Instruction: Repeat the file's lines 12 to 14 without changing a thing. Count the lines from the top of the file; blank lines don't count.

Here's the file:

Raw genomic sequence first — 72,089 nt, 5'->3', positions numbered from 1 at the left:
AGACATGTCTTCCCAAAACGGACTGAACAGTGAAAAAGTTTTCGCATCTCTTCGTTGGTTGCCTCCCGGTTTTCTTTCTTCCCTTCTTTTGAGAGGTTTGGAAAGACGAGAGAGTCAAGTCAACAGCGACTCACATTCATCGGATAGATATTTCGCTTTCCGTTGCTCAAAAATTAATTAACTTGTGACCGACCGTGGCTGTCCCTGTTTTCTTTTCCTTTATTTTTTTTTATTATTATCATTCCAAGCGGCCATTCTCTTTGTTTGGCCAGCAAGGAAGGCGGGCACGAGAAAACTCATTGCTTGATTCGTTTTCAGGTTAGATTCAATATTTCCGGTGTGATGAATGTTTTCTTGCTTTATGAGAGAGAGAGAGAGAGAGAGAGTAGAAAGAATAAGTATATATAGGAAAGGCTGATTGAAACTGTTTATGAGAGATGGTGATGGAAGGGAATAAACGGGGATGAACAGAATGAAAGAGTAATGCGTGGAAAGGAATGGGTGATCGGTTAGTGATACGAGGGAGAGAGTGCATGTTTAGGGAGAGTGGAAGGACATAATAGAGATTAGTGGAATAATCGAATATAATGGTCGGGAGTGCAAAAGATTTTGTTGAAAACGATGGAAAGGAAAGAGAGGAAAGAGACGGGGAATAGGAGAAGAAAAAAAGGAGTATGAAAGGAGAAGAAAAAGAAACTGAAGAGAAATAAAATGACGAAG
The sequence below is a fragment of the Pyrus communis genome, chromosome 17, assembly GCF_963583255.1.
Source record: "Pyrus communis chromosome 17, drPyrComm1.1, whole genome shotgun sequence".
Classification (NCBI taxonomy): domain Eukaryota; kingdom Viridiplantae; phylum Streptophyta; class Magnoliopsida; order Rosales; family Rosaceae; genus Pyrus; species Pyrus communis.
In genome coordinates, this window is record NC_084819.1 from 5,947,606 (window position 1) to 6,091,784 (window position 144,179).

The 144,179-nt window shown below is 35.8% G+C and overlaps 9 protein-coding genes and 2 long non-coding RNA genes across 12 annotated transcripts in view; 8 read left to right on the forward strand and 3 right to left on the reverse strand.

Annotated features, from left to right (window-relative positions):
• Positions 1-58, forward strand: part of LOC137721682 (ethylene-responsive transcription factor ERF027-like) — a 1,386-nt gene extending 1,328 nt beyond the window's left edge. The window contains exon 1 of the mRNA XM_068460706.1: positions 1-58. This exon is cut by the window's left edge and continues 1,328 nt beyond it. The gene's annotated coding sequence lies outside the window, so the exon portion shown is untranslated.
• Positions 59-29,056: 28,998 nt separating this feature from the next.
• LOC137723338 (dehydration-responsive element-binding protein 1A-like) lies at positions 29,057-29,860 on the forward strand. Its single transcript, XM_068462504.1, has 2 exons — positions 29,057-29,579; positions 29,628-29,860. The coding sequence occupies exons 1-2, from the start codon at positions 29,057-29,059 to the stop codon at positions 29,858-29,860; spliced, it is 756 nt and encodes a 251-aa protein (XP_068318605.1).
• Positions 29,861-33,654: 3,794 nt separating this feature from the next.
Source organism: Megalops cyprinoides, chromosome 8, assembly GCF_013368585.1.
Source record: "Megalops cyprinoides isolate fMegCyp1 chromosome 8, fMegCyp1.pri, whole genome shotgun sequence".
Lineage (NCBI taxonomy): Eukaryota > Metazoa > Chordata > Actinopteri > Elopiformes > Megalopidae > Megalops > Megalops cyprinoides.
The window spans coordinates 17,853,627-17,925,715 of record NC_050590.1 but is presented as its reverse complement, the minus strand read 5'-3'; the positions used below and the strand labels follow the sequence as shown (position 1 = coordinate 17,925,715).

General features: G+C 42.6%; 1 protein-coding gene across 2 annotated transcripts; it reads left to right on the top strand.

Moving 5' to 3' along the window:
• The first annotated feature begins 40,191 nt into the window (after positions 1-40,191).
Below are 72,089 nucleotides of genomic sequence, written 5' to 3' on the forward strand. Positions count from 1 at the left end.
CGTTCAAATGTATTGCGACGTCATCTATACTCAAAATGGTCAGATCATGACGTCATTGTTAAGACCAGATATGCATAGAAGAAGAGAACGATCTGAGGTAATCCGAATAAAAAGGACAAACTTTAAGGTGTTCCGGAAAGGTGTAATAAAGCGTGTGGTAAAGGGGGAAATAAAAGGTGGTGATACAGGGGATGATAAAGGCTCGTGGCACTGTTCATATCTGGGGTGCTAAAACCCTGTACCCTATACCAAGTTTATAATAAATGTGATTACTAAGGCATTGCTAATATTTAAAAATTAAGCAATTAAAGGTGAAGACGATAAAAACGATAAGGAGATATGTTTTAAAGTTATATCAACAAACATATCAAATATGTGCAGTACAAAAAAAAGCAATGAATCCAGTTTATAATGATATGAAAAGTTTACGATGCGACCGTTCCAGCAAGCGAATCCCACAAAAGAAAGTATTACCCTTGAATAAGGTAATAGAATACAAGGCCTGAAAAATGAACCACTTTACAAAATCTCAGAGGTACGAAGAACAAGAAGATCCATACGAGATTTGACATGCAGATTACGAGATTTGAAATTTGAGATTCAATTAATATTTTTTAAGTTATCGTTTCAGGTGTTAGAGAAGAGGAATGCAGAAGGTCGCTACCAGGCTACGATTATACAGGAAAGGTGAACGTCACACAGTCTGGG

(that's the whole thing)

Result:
• Positions 29,861-33,654: 3,794 nt separating this feature from the next.
Source organism: Megalops cyprinoides, chromosome 8, assembly GCF_013368585.1.
Source record: "Megalops cyprinoides isolate fMegCyp1 chromosome 8, fMegCyp1.pri, whole genome shotgun sequence".